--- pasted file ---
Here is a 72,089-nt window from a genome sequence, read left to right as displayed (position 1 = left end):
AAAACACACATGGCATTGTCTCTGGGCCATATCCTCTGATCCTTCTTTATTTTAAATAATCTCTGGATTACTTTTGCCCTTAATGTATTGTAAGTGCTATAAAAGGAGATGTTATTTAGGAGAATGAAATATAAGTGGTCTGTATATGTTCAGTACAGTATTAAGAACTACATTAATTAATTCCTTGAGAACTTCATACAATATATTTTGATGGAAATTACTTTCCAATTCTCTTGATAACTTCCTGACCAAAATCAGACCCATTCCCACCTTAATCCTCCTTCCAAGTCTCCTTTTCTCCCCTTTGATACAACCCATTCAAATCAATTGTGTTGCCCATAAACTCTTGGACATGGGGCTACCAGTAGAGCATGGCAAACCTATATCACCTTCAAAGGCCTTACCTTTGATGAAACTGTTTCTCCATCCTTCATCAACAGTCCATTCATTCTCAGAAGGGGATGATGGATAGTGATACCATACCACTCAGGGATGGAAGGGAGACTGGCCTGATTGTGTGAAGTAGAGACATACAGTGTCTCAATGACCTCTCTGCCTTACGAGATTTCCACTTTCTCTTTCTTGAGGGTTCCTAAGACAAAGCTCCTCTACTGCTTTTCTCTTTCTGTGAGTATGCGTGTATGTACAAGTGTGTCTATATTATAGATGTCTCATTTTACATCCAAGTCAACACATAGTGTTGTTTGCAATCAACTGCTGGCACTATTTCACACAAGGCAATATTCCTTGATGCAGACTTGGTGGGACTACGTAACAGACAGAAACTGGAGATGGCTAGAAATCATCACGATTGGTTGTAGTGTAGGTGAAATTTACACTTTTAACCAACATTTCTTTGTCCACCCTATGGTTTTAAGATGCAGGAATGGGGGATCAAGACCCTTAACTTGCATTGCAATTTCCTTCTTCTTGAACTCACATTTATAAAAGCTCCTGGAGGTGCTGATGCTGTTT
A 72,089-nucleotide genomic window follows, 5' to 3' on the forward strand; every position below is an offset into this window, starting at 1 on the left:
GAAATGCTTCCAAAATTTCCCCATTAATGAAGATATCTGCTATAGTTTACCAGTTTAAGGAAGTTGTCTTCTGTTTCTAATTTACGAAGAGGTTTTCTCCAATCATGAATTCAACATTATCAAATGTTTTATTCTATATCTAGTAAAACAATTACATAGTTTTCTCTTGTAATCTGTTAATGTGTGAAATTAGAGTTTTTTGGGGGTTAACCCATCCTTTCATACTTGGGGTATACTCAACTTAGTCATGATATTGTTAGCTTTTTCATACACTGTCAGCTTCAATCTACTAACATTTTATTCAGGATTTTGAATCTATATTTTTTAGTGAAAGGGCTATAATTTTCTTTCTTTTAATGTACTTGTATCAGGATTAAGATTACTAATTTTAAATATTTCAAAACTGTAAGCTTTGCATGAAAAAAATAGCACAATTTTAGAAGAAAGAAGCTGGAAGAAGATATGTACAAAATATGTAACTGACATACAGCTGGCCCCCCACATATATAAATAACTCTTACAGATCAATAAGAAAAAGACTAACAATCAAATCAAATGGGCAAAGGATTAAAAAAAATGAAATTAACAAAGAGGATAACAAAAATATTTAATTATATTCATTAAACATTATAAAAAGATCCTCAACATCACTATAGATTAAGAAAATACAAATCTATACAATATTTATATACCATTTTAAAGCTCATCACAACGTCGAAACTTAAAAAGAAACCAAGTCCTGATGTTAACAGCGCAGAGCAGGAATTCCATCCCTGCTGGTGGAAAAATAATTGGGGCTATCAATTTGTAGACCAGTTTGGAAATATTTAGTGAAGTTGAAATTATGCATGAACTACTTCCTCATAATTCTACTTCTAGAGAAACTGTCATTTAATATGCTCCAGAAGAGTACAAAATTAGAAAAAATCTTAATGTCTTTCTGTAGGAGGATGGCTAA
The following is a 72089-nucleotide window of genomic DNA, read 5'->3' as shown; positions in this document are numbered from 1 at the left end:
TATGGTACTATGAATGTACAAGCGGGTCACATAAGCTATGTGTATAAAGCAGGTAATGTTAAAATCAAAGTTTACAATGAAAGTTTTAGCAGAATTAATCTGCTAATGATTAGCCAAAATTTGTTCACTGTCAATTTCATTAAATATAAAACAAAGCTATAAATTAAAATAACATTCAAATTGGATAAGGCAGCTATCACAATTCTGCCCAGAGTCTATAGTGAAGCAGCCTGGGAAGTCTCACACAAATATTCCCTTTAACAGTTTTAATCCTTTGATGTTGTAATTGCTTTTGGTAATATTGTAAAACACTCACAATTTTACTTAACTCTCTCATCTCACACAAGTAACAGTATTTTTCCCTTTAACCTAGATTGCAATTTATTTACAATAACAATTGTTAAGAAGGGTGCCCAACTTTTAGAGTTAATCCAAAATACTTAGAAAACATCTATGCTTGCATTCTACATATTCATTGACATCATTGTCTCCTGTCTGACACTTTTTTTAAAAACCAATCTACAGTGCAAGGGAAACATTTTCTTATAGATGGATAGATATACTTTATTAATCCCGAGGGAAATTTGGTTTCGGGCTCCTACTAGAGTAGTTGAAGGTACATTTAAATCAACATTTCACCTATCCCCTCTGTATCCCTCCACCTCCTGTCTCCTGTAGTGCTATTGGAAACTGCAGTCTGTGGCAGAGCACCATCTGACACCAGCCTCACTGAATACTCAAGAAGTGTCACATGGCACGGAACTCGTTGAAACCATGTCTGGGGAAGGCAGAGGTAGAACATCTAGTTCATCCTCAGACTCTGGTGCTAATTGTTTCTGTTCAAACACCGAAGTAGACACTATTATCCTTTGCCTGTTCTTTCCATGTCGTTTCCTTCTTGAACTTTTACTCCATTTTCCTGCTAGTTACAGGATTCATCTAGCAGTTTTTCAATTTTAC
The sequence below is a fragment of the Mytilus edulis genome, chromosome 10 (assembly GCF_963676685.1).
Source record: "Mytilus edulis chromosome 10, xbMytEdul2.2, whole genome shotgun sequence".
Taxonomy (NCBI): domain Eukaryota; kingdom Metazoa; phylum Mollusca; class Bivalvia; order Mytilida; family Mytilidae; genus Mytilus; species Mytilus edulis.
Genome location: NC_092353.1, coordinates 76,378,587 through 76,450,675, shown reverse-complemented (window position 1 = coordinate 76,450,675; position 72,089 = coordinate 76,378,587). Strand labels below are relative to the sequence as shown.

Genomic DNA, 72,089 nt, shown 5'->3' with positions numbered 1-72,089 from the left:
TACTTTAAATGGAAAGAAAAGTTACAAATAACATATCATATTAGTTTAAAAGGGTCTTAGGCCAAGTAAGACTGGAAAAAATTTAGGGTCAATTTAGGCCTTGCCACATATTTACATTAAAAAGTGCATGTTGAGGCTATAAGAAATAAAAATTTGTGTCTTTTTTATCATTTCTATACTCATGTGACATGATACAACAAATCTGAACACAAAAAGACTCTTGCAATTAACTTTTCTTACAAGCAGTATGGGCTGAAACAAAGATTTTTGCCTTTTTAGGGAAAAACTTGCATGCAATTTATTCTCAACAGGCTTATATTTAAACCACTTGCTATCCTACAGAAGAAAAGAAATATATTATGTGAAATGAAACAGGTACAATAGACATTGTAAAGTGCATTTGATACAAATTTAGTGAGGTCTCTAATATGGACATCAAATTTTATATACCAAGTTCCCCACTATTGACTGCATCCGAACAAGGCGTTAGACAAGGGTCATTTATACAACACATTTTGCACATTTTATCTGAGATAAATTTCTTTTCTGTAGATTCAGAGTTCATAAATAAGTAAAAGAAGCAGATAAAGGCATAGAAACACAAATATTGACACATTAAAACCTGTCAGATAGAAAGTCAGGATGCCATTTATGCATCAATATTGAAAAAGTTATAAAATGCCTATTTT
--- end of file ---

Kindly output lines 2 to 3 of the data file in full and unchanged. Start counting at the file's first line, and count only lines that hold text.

AAAACACACATGGCATTGTCTCTGGGCCATATCCTCTGATCCTTCTTTATTTTAAATAATCTCTGGATTACTTTTGCCCTTAATGTATTGTAAGTGCTATAAAAGGAGATGTTATTTAGGAGAATGAAATATAAGTGGTCTGTATATGTTCAGTACAGTATTAAGAACTACATTAATTAATTCCTTGAGAACTTCATACAATATATTTTGATGGAAATTACTTTCCAATTCTCTTGATAACTTCCTGACCAAAATCAGACCCATTCCCACCTTAATCCTCCTTCCAAGTCTCCTTTTCTCCCCTTTGATACAACCCATTCAAATCAATTGTGTTGCCCATAAACTCTTGGACATGGGGCTACCAGTAGAGCATGGCAAACCTATATCACCTTCAAAGGCCTTACCTTTGATGAAACTGTTTCTCCATCCTTCATCAACAGTCCATTCATTCTCAGAAGGGGATGATGGATAGTGATACCATACCACTCAGGGATGGAAGGGAGACTGGCCTGATTGTGTGAAGTAGAGACATACAGTGTCTCAATGACCTCTCTGCCTTACGAGATTTCCACTTTCTCTTTCTTGAGGGTTCCTAAGACAAAGCTCCTCTACTGCTTTTCTCTTTCTGTGAGTATGCGTGTATGTACAAGTGTGTCTATATTATAGATGTCTCATTTTACATCCAAGTCAACACATAGTGTTGTTTGCAATCAACTGCTGGCACTATTTCACACAAGGCAATATTCCTTGATGCAGACTTGGTGGGACTACGTAACAGACAGAAACTGGAGATGGCTAGAAATCATCACGATTGGTTGTAGTGTAGGTGAAATTTACACTTTTAACCAACATTTCTTTGTCCACCCTATGGTTTTAAGATGCAGGAATGGGGGATCAAGACCCTTAACTTGCATTGCAATTTCCTTCTTCTTGAACTCACATTTATAAAAGCTCCTGGAGGTGCTGATGCTGTTT
A 72,089-nucleotide genomic window follows, 5' to 3' on the forward strand; every position below is an offset into this window, starting at 1 on the left: